© László Moholy-Nagy, Prospectus cover for14 Bauhausbücher (14 Bauhaus Books), 1928. Stiftung Bauhaus Dessau. © Hattula Moholy-Nagy/DACS 2012
© Erich Consemüller, Lis Beyer or Ise Gropius sitting on the B3 club chair by Marcel Breuer and wearing a mask by Oskar Schlemmer and dress fabric by Beyer, c.1927. Herzogenrath, Berlin. © Estate Erich Consemüller
© Walter Gropius, Graph of the educational curriculum at the Bauhaus, 1923. Bauhaus-Archiv Berlin. © DACS 2012
© Josef Albers, Set of four stacking tables, c.1927. © The Josef and Anni Albers Foundation/Artists Rights Society, New York and DACS, London 2012
This Sunday is the last day you can catch the wonderful Bauhaus: Art as Life at The Barbican. The largest exhibition in the UK for 40 years documenting the iconic Bauhaus art school and it's post WW1 vision.
Bauhaus: Art as Life "explores the diverse artistic production that made up it's turbulent fourteen-year history and delves into the subjects at the heart of the school: art, culture, life, politics and society, and the changing technology of the age".If you can't get down to see it don't panic, the exhibition catalogue is fantastic and available to buy here along with some beautiful Bauhaus designed goodies. But if you do visit, be sure to check out our letter-pressed greetings cards in the shop!
It's that time again, Print Club's summer screen print show, Blisters - The Directors Cut
(all the prints are derived from movies) has just been announced. True to form, the exhibition will showcase 40 original prints from 40 artists, in editions of 40 for £40.
This years line up of well known and up-coming artists includes; Babycrow, Conception Studios, James Joyce, Kate Moross, MOL, RYCA, Ryan Chapman, Si Scott and Steve Wilson.
The show will be hosted one again in the MC Motors building (next to the Print Club studio). It opens for a private view 6-10pm on Friday 31 August (RSVP only) and is then open 10am - 6pm Saturday 1 September.
Here's a sneak peek at what's going to be on offer...
Up - Anthony Peters, Imeus Design
Lost Boys - Philip Morgan
Star Wars - Conception Studios
Back to the Future - RYCA
Metropolis - Raid71
All images courtesy of Print Club London and copyright of the individual artists.
These dramatically bold paintings are the wonderful work of London based artist and designer, Phil Ashcroft
His graphic landscapes have a dark, mysterious feel, "combining influences from abstract expressionism, British landscape painting, Japanese woodcuts, and graphic street art, Ashcroft integrates varied visual styles to generate a crossover between space, object and environment."
I love the way he plays with scale in his paintings, incorporating the tiny buildings really exaggerates the drama and impact of the full image.
Mr Ashcroft has had many, many exhibitions over the years from solo exhibitions in Liberty London, and (an old favourite for me) Arc-Arts, Manchester to group exhibitions in the Tate Modern and The Barbican. Some of you may have seen his work earlier this month at Pick Me Up 2012
as part of Nelly Duff's
You can see more of Phil Ashcroft's work here
and keep up-to-date with his recent goings on here
.All images copyright Phil Ashcroft.Via But Does it Float.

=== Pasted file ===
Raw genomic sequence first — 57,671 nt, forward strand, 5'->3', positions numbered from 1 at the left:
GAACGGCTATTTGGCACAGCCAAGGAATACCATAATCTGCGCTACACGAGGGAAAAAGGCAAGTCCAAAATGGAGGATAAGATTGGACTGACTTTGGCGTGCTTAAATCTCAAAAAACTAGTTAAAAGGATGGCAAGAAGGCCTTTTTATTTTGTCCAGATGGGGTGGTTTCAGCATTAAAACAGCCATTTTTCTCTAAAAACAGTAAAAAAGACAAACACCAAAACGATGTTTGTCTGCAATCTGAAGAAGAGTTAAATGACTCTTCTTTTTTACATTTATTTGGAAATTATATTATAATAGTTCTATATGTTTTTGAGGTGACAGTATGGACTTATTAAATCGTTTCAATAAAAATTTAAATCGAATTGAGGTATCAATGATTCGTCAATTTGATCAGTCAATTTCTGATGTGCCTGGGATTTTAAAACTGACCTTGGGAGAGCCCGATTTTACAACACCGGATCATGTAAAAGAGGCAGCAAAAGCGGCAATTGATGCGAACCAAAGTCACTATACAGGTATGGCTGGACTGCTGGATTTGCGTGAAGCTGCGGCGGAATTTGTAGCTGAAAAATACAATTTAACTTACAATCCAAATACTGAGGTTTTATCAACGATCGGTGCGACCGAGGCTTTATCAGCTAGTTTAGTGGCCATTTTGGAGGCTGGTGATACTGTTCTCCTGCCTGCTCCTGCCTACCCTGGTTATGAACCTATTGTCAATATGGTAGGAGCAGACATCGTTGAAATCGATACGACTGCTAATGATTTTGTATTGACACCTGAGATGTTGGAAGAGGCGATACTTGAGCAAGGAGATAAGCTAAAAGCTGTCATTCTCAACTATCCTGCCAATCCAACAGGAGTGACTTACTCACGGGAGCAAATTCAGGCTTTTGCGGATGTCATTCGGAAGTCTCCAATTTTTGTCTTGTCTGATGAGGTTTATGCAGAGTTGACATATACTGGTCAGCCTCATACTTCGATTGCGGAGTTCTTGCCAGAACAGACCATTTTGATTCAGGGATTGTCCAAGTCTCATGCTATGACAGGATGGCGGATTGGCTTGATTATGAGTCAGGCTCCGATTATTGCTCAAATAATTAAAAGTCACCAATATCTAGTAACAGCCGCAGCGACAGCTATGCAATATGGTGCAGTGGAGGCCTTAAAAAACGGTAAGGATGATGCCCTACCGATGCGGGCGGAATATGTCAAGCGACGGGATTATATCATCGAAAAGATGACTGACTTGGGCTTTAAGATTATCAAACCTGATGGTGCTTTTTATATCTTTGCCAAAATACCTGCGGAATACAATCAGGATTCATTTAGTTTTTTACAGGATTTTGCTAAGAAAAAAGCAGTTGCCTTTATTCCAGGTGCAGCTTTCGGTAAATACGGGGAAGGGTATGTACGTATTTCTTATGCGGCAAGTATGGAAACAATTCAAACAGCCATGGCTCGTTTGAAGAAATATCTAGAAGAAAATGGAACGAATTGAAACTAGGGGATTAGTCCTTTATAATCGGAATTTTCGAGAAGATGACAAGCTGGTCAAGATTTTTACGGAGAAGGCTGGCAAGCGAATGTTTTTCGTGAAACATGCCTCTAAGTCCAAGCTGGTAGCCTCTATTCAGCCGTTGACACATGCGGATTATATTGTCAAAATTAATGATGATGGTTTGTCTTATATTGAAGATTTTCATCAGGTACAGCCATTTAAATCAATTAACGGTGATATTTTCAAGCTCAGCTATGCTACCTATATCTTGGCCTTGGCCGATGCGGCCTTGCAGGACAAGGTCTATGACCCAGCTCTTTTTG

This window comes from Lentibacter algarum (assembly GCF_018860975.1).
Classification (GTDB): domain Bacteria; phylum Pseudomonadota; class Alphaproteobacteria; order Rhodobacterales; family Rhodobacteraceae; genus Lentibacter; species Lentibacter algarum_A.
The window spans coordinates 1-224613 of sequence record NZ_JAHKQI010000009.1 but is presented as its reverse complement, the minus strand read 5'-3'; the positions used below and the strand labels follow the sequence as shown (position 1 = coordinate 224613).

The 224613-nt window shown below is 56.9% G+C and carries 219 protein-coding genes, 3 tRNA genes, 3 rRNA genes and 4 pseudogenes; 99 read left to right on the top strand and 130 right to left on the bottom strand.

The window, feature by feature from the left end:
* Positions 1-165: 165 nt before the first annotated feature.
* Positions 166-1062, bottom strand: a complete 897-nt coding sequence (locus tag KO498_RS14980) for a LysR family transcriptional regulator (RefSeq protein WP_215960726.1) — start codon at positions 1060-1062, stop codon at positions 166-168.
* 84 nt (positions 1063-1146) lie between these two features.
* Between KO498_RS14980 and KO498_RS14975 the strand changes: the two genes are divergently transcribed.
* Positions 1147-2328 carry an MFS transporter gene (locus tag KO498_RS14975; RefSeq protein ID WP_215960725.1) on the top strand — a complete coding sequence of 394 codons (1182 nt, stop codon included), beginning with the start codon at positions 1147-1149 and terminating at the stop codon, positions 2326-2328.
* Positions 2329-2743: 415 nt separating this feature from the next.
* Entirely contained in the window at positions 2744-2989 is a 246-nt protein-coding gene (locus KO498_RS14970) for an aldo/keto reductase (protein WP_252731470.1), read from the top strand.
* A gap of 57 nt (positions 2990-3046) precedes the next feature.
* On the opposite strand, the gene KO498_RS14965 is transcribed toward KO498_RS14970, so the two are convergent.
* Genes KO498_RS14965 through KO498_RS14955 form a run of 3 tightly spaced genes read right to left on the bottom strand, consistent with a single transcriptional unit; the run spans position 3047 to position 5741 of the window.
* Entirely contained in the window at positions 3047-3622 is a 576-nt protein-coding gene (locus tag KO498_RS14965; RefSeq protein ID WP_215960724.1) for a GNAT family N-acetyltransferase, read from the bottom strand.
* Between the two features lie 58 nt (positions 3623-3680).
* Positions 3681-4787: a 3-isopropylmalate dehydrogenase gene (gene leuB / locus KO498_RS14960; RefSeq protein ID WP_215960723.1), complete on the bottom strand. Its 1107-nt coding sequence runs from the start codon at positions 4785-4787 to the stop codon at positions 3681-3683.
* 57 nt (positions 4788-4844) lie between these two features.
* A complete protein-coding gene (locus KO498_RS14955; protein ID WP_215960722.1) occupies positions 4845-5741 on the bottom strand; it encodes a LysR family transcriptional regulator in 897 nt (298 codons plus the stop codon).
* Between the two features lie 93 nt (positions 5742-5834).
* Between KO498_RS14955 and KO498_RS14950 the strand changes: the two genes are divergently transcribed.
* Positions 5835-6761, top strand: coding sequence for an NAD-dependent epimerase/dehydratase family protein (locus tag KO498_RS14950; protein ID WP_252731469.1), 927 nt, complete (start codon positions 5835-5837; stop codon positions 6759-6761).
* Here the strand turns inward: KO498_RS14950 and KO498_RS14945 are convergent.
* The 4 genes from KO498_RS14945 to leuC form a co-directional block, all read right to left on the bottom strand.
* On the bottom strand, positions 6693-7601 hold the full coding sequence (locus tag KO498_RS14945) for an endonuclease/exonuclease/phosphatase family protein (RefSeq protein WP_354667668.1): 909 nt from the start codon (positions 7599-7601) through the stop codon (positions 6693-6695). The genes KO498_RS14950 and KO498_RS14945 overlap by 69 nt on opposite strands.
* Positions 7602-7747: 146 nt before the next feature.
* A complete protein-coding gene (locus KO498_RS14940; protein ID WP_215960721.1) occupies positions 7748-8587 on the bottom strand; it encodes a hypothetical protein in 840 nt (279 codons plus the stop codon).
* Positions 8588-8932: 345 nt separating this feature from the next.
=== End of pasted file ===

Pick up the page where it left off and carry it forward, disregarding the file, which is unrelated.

Entrance to the first floor gallery, sneaking a peek at Camoflage, 1986
Butterfly Day, 1955 Brillo, 1970 and Muhammad Ali by Andy Warhol poster, 1978Andy Warhol designed posters and commercial workDollar sign, 1981 and Cow, 1966
The De La Warr Pavilion
is always a great weekend drive out - it's an amazing building, there's always an interesting exhibition on and the cafe has such delicious cake, what's not to like?! But until 26 February 2012 there's an added bonus to taking a trip out there...
Warhol is Here
, the best collection of Andy Warhol work I've ever seen in one place. I've read a lot about this exhibition over the last month, but I was still amazed by it's size and content. There are some of Warhol's most iconic pieces in little old Bexhill, pieces I've discussed and written about in many art history lectures and essays so to see them in all their enourmity was a real treat.
The ground floor gallery guides you through the main part of his career from early pan & ink illustrations, through his commercial works, self-portraits, photography and on to some of his most famous 60's and 70's pieces; the wonderful Marilyn Diptych
(1962), all ten Mao
(1972) screenprints, the Brillo Boxes
(1968), two prints from the Campbell's Soup series
(Green Pea & Tomato, both 1968) and a selection of the Electric Chair series
The First floor gallery, papered floor to ceiling in the bright pink & yellow cow print, focusses on Warhol's later 80's work including one of my favourite pieces - the giant bold and brash Dollar Sign
And for those with enough energy to make it to the rooftop foyer, there's a sound installation by Dr. Jean Wainwright to accompany the exhibition. Tape recordings of interviews, stories and conversations about Andy Warhol with those that knew him well.
I can't recommend this exhibition enough, it's exhibition of the year for me and to top it all, it's free admission!"The show is assembled from a selection of works from ARTIST ROOMS, (a new collection of modern and contemporary art held by Tate and National Galleries of Scotland for the nation), as well as those sourced from Tate collection, The British Museum, V&A, Cecil Higgins Art Gallery other private collections."All works copyright of The Andy Warhol Foundation for The Visual Arts, Artists Rights Society (ARS, New York/DACS London
I came across an article